Why ‘The Holiday’ Is the Christmas Romance Blueprint

Cinema. Film. Movies. Emotion-inducing sequences of meticulously selected imagery, lengthy scripts, and symphonic soundtracks. Are you foaming at the mouth like I am?

Dearest movie lovers, I present to you a December comfort film: “The Holiday.” This 2006 masterpiece holds two sets of romances, the first igniting in an English cottage between workaholic movie trailer producer Amanda (Cameron Diaz) and kindhearted single dad Graham (Jude Law). The second romance features Iris (Kate Winslet) as she mourns unrequited love, and is then confronted with a far more fitting and fun partner in Miles (Jack Black… that’s right, JACK BLACK!), who works in film scores and music production.

Courtesy of Columbia Pictures.

Does it sound like a cheesy Hallmark film? If so, you may be sorely mistaken. The expertise of composer Hans Zimmer (responsible for the soundtracks to “Inception,” “Dunkirk,” and multiple “Pirates of the Caribbean” films, among others) elevates this rom-com to new heights with moving melodies and bright tempos. Such prime accompaniment is a beautiful choice for a number of reasons, one of them being Miles’ occupation which populates much of the subject matter of the conversations he and Iris have. One of the most fun scenes in the film presents Iris and Miles walking around a Blockbuster as Miles picks up DVDs and sings their famous orchestral melodies using Jack Black’s signature humorous twang. Kate Winslet’s laughter and reactions appear almost as though she did not need to act. Jack Black is said to have improvised some of this, as well as the famous “accidental boob graze” he makes note of while he and Iris dine together at a restaurant.

The premise of the film lies in Iris and Amanda experiencing disappointment from the men in their lives, causing them to log onto their computers and sign up for a house-swap vacation. The next day, Iris flies to Los Angeles and Amanda flies to London. Iris’s brother Graham pays a drunken visit to her cottage that night, surprised to find Amanda opening the door. Romance ensues in the following days. Iris meets a neighboring elderly man named Arthur Abbott, who happens to be a retired Oscar-winning screenwriter. Miles meets Iris at her Los Angeles lodging, thinking he was going to see his coworker Amanda. As Iris, Miles and Arthur become friends, the lovebirds excitedly prepare Arthur for a gala he has been invited to speak at after spending years off the grid.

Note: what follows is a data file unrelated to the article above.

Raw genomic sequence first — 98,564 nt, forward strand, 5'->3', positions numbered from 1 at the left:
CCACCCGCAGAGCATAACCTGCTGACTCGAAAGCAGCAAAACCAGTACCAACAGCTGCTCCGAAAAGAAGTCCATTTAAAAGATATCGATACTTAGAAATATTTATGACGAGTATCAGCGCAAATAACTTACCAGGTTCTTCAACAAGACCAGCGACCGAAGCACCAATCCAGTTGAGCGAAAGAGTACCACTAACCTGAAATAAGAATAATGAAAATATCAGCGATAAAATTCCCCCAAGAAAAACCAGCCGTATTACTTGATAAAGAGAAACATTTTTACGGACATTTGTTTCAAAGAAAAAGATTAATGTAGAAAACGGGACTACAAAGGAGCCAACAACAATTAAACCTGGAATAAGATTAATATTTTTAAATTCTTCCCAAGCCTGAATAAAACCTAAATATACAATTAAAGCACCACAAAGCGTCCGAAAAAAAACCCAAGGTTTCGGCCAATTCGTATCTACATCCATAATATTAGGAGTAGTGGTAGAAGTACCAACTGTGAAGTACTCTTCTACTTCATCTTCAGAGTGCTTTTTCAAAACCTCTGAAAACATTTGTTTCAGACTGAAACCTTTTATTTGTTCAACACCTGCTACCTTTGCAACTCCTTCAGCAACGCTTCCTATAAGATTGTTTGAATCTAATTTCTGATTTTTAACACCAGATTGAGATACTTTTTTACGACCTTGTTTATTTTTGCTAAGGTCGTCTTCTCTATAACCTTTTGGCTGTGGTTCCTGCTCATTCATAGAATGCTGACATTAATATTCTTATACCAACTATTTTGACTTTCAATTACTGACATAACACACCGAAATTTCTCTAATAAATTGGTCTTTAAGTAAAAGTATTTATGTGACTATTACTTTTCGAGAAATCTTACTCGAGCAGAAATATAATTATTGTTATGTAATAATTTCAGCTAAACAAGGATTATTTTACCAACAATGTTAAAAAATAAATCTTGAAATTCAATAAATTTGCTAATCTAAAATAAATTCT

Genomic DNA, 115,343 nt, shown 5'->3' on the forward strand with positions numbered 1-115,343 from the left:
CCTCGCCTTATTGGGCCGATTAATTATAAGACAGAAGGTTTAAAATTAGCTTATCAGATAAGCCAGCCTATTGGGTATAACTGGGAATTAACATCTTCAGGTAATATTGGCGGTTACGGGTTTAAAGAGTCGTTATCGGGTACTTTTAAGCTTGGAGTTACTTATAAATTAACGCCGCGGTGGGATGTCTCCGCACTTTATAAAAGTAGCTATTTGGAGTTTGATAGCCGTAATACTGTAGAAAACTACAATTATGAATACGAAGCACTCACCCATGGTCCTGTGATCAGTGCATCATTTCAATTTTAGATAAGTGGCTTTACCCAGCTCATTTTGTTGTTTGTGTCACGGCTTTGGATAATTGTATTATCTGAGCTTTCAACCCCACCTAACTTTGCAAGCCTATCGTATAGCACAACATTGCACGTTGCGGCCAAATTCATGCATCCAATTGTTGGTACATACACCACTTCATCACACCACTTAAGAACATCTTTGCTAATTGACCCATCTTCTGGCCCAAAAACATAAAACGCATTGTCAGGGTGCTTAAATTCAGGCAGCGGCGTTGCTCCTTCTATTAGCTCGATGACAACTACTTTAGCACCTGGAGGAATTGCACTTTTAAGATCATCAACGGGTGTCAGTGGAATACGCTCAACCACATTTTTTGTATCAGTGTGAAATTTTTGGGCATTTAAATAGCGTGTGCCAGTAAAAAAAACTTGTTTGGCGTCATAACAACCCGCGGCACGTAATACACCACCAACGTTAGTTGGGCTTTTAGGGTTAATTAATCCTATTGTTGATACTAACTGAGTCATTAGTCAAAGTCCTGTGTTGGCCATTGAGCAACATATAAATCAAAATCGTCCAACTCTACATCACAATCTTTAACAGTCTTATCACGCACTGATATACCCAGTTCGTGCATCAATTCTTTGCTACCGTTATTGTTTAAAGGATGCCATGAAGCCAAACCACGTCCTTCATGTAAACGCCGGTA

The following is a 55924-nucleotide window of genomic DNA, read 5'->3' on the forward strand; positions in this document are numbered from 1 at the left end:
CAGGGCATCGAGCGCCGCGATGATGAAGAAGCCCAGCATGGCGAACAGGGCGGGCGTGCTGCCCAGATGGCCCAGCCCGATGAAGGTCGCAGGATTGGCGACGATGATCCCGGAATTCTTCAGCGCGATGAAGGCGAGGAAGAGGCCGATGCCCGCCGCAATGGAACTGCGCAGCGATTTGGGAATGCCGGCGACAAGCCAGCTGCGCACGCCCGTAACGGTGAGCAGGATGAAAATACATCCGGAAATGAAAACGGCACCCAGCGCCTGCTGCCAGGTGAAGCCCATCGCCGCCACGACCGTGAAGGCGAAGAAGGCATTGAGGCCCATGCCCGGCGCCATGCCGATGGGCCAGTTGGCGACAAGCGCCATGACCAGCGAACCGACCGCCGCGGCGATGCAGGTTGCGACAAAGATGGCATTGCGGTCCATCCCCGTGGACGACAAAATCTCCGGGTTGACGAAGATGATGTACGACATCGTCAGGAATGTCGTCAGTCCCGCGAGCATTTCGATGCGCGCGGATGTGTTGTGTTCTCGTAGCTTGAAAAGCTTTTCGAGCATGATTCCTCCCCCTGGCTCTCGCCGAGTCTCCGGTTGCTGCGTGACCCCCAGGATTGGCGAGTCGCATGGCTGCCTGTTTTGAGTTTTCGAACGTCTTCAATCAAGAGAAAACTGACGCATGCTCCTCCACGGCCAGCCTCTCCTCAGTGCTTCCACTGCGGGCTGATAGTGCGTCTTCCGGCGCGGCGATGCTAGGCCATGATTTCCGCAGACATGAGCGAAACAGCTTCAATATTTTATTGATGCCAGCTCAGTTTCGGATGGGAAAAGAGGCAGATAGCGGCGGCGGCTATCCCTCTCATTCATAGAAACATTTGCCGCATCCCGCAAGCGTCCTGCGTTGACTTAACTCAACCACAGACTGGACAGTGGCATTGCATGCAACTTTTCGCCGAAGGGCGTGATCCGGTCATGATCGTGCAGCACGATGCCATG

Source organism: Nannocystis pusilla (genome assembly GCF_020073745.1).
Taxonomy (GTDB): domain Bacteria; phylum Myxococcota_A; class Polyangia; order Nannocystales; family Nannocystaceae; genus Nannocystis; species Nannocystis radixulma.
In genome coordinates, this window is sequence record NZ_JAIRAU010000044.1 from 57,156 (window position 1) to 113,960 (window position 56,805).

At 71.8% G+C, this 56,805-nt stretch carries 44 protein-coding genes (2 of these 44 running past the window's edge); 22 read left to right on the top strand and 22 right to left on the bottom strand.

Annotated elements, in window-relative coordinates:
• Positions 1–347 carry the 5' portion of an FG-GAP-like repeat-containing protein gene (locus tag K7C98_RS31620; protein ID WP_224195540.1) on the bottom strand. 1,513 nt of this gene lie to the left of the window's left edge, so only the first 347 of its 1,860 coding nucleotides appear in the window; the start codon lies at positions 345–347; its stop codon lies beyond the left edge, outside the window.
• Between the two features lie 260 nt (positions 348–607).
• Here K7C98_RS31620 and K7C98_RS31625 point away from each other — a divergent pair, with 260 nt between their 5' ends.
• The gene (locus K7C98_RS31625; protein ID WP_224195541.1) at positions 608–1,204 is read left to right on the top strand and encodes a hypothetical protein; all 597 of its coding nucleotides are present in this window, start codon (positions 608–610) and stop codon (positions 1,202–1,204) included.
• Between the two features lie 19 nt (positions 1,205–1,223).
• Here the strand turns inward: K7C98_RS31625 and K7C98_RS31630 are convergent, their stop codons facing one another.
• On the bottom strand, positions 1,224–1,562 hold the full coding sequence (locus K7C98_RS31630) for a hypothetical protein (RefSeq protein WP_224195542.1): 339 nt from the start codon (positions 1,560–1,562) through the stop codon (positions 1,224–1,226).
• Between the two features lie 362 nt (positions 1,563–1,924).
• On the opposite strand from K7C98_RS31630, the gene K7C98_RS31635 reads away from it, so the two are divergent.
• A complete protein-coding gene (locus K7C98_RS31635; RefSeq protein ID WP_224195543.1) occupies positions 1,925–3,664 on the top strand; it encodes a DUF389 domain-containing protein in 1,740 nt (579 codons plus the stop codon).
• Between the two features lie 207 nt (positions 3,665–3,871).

Courtesy of Columbia Pictures.

Iris laments her brokenheartedness resulting from a man back home never seeing her or loving her, despite her devotion to him. In turn, Arthur gives her a filmic analogy: “Iris, in the movies, we have leading ladies and we have the best friend. You, I can tell, are a leading lady, but for some reason, you are behaving like the best friend.” Upon this advice, Iris comes to the realization: “You’re so right. You’re supposed to be the leading lady of your own life, for God’s sake!”

The term Arthur coins for what embodies a true leading lady is “gumption.” Such zest and bold-spiritedness eventually overtakes Iris at the moment in which she regains the reins of her life. I get chills every time I witness her both literally and figuratively slamming the door on the thing that was standing in her way.

Courtesy of Columbia Pictures.

Amanda’s plight lies more in her lack of brokenheartedness. Amanda has not shed a tear for years. A taunting movie trailer narrator commentates on her faults as a glimpse into her inner psyche. The campy theatricalism of this sequence makes its message all the more powerful since it is delivered in the very format she edits for a living. Amanda and Graham’s initial one-night stand blossoms into love, but the two are wary of Amanda’s looming return to Los Angeles and the distance it will create. Spoiler alert: Amanda’s first cry in years causes her to realize that some loves are worth fighting for and staying with.

While each leading lady may appear to have abundant hardships and despair, there is no sense of melancholy in “The Holiday.” This film walks the tightrope of balance between lighthearted silliness and cinematic satisfaction, without teetering too deeply into conflict or heartache. The acting performances are tinged with melodrama but hold an essence of tenderness. The settings are contrasting paradises: one of cozy warmth in a snowy English village, CDs and wine glasses, and Jude Law’s “Mr. Napkinhead;” the other of sunny Los Angeles skies, breezy days, a shining blue pool, and Jack Black’s “Roodle-deedle-doos.” This movie provides healthy escapism at its finest, and a soundtrack to give its viewer gumption for the holiday season. I hope you view it this month, and I hope you are reminded that you are the leading individual in the film of your life.

“The Holiday” is available to stream on Hulu Plus.

By Risa Bolash

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